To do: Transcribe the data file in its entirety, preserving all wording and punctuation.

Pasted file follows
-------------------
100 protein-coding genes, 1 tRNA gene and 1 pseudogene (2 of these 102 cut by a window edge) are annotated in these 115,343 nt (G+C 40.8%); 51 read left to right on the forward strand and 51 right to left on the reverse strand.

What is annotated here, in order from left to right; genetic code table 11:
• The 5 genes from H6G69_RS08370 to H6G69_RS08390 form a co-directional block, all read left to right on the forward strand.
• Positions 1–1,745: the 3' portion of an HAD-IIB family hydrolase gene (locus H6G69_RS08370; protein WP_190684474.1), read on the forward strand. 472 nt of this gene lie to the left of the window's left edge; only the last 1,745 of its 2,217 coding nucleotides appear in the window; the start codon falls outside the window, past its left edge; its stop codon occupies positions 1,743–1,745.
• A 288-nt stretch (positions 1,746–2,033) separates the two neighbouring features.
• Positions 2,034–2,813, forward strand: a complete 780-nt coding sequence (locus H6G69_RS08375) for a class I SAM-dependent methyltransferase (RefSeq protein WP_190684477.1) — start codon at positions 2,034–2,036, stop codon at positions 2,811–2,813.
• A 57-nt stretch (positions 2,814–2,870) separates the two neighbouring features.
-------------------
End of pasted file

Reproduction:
100 protein-coding genes, 1 tRNA gene and 1 pseudogene (2 of these 102 cut by a window edge) are annotated in these 115,343 nt (G+C 40.8%); 51 read left to right on the forward strand and 51 right to left on the reverse strand.

What is annotated here, in order from left to right; genetic code table 11:
• The 5 genes from H6G69_RS08370 to H6G69_RS08390 form a co-directional block, all read left to right on the forward strand.
• Positions 1–1,745: the 3' portion of an HAD-IIB family hydrolase gene (locus H6G69_RS08370; protein WP_190684474.1), read on the forward strand. 472 nt of this gene lie to the left of the window's left edge; only the last 1,745 of its 2,217 coding nucleotides appear in the window; the start codon falls outside the window, past its left edge; its stop codon occupies positions 1,743–1,745.
• A 288-nt stretch (positions 1,746–2,033) separates the two neighbouring features.
• Positions 2,034–2,813, forward strand: a complete 780-nt coding sequence (locus H6G69_RS08375) for a class I SAM-dependent methyltransferase (RefSeq protein WP_190684477.1) — start codon at positions 2,034–2,036, stop codon at positions 2,811–2,813.
• A 57-nt stretch (positions 2,814–2,870) separates the two neighbouring features.